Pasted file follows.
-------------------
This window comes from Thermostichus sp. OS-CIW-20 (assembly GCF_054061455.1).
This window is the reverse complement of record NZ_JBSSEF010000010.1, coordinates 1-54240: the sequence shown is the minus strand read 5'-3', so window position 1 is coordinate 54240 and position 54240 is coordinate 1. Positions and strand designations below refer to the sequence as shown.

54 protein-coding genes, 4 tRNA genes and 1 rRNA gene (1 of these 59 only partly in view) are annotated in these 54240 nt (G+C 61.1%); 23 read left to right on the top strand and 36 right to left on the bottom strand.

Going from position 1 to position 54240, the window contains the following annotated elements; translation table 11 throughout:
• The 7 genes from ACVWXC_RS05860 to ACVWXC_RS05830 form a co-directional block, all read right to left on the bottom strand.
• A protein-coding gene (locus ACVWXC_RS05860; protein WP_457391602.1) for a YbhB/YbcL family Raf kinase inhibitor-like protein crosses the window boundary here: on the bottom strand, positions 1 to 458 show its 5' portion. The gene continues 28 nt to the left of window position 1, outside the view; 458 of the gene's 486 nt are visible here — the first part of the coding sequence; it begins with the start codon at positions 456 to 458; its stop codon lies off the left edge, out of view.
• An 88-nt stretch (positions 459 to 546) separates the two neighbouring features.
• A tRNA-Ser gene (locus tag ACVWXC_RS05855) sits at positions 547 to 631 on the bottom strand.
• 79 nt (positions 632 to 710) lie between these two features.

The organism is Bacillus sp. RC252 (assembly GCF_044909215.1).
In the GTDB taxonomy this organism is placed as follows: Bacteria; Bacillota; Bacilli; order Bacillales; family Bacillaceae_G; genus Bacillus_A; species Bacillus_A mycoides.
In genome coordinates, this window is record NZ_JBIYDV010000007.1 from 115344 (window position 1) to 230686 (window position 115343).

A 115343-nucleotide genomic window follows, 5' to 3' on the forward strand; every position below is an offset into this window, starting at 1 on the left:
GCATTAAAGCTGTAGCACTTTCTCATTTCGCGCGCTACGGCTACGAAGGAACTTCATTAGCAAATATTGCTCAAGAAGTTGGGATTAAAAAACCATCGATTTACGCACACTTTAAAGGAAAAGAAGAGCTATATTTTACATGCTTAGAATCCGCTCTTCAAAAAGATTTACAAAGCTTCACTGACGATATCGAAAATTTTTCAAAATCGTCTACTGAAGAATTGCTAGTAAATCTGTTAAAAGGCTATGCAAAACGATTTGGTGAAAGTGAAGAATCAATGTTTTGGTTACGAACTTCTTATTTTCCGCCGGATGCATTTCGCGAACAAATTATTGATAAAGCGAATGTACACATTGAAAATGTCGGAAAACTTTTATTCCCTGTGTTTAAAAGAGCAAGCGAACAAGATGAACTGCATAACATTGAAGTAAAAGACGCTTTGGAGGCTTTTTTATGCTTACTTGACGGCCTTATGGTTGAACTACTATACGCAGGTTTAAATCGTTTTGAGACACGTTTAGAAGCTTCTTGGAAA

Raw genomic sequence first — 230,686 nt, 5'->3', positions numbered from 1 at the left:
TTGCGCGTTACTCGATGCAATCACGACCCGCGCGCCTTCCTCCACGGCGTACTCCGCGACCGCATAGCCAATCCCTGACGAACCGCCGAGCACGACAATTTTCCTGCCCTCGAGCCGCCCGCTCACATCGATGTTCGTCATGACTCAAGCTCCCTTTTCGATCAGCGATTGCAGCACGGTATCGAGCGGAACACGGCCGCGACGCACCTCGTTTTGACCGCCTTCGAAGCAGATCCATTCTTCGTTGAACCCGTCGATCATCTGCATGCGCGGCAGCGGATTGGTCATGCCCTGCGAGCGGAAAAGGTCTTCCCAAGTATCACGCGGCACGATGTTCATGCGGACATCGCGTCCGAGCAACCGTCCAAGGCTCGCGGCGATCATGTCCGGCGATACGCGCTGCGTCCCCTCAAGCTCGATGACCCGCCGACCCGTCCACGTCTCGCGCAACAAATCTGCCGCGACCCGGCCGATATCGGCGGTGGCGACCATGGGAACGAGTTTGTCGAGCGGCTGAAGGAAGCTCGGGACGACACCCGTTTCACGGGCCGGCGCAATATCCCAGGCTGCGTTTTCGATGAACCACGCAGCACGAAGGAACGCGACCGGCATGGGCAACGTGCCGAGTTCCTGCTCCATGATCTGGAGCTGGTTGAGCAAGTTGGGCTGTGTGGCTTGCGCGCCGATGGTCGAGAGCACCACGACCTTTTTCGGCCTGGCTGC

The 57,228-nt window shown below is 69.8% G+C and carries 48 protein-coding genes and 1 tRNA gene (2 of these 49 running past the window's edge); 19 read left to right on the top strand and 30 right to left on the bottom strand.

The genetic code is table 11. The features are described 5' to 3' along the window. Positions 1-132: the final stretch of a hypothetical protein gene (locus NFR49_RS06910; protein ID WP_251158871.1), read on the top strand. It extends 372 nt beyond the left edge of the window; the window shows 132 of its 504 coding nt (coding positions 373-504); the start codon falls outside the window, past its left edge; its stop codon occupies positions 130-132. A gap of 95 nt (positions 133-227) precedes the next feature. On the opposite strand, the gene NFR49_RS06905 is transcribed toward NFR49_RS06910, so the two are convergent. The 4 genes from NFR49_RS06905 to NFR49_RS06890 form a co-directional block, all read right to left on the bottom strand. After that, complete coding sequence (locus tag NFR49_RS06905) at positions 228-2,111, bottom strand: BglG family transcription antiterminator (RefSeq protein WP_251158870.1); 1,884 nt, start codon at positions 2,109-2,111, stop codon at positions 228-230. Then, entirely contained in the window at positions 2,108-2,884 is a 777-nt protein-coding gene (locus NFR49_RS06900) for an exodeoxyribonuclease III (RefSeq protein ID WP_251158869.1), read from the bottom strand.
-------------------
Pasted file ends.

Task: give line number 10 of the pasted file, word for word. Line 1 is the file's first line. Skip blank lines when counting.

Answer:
The organism is Bacillus sp. RC252 (assembly GCF_044909215.1).